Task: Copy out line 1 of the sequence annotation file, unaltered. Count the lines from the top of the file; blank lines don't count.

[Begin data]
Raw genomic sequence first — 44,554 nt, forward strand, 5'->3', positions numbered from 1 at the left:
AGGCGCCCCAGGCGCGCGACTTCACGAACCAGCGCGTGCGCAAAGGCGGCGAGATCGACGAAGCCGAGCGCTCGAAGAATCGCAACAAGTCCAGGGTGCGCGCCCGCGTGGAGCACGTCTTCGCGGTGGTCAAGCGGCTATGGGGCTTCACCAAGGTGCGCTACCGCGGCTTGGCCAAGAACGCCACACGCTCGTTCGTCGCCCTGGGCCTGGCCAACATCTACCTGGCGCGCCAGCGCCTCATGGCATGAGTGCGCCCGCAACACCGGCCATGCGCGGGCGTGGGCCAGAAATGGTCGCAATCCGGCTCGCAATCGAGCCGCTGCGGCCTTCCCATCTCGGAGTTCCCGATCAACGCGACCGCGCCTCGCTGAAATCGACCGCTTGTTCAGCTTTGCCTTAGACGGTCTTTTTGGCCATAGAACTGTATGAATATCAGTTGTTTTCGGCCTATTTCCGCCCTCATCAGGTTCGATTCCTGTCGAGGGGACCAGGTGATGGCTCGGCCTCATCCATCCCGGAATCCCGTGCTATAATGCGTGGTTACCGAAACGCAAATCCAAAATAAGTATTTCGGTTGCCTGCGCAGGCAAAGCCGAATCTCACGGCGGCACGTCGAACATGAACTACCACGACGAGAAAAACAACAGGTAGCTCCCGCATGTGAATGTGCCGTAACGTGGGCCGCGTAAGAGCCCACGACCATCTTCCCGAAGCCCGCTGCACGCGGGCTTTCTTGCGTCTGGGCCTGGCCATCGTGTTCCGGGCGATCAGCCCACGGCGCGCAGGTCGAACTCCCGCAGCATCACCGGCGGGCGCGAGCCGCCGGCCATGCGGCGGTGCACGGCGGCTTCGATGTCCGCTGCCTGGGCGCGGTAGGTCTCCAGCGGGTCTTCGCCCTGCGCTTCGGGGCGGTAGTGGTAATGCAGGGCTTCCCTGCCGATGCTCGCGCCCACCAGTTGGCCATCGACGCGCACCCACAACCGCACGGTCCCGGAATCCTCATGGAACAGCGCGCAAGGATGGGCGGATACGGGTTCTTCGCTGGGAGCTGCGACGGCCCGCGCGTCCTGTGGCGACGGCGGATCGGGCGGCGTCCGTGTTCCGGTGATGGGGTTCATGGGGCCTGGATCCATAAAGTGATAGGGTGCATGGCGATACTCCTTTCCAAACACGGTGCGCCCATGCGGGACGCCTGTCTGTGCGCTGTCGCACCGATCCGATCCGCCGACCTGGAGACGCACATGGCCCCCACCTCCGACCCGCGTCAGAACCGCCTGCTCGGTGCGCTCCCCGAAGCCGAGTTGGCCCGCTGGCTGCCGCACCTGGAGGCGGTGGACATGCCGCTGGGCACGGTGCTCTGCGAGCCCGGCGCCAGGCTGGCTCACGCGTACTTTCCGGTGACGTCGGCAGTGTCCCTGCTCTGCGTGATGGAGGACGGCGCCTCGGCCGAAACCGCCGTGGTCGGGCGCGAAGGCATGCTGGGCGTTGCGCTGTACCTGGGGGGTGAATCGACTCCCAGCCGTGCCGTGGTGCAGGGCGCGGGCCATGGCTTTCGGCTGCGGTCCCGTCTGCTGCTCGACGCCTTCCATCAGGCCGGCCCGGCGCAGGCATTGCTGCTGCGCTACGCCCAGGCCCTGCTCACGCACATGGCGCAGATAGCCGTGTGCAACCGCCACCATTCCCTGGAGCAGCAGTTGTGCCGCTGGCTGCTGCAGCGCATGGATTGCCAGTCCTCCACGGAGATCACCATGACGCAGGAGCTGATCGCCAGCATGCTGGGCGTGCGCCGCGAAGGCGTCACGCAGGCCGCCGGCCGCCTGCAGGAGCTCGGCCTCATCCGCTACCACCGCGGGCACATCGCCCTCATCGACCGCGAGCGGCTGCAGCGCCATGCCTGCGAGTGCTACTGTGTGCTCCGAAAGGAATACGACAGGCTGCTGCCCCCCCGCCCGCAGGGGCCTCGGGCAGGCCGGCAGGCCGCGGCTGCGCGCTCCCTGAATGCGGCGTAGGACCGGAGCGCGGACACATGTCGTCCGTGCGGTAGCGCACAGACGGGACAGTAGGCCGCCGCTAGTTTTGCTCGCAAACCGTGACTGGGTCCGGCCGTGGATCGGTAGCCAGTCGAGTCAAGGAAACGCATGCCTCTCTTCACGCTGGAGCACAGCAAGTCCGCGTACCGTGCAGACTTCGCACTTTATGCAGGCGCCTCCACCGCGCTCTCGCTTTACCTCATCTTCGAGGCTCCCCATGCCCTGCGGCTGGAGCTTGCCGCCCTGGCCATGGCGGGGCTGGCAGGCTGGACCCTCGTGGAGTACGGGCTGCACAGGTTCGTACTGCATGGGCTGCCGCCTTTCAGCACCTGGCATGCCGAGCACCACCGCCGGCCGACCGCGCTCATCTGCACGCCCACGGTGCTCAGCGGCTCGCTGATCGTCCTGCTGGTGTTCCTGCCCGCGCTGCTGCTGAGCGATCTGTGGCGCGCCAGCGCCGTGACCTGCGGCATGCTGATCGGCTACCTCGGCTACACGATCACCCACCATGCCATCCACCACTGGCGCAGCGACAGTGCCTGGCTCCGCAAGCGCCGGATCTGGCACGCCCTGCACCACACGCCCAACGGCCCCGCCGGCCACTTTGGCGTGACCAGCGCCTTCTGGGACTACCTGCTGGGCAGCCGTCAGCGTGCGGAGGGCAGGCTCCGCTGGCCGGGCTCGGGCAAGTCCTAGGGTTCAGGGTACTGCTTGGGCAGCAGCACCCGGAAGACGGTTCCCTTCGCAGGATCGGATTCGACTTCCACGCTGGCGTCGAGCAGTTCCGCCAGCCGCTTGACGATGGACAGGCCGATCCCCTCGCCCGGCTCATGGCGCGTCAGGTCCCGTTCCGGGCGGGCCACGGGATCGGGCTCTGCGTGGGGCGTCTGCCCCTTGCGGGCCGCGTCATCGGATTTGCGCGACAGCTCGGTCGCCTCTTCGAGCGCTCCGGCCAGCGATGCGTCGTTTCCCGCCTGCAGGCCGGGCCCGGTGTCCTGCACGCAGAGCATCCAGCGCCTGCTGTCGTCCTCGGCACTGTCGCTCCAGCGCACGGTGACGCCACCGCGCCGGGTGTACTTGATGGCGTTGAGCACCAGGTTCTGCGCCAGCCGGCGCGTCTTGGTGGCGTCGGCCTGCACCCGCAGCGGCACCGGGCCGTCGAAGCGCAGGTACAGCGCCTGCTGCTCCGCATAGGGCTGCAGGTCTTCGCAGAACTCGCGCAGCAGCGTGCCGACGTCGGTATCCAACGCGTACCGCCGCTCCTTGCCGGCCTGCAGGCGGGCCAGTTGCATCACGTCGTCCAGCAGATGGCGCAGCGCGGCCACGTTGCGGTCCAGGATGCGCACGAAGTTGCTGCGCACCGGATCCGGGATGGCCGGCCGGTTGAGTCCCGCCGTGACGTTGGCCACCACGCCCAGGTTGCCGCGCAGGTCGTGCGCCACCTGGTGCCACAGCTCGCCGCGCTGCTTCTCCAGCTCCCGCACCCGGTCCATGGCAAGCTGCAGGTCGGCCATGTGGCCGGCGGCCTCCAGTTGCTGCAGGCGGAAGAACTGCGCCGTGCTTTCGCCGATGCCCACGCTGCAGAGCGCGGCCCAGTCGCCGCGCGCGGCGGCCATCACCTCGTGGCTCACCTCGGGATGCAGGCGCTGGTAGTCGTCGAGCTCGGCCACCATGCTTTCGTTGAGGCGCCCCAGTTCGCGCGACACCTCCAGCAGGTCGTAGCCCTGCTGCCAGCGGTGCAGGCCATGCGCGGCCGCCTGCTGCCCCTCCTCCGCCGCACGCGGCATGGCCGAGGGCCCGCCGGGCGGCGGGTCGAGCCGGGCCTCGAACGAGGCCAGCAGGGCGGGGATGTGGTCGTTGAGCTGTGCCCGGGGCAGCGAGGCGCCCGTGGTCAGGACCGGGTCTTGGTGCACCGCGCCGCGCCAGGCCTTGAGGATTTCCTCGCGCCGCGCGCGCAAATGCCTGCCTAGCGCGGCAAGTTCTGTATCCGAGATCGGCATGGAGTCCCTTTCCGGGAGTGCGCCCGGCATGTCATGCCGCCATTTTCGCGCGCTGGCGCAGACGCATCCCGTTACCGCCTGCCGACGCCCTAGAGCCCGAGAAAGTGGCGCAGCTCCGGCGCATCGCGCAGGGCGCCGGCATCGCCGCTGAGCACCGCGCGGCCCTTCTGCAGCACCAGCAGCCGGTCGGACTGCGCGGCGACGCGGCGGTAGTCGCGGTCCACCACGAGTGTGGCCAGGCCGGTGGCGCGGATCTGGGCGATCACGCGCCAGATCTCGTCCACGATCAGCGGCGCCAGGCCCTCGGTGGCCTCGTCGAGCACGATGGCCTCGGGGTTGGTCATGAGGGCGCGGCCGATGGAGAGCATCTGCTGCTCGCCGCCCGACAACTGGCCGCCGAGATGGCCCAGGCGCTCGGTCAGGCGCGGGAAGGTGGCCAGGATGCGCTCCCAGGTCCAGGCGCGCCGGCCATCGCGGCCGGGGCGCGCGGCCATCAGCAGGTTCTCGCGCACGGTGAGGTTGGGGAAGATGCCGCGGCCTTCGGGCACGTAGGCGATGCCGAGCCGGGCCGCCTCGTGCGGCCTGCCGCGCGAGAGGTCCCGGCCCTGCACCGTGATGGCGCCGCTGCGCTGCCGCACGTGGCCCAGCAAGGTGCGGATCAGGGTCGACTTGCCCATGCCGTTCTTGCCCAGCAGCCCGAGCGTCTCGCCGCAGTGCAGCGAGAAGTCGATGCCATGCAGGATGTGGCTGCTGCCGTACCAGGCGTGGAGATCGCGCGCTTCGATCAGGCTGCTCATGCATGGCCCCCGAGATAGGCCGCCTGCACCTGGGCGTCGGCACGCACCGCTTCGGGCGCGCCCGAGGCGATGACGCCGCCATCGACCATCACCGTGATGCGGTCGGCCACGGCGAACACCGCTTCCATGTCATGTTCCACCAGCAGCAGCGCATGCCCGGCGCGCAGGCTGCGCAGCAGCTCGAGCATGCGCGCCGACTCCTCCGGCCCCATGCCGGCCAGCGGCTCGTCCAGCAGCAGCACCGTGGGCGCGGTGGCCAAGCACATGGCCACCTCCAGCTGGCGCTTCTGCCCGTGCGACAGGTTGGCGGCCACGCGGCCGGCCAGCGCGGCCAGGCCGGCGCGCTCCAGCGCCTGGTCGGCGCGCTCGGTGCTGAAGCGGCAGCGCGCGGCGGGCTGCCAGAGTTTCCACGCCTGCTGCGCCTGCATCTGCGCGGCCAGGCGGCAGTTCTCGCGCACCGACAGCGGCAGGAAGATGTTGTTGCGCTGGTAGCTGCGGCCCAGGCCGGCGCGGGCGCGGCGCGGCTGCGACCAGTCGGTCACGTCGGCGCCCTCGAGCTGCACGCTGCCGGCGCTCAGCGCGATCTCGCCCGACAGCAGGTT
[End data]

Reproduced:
Raw genomic sequence first — 44,554 nt, forward strand, 5'->3', positions numbered from 1 at the left: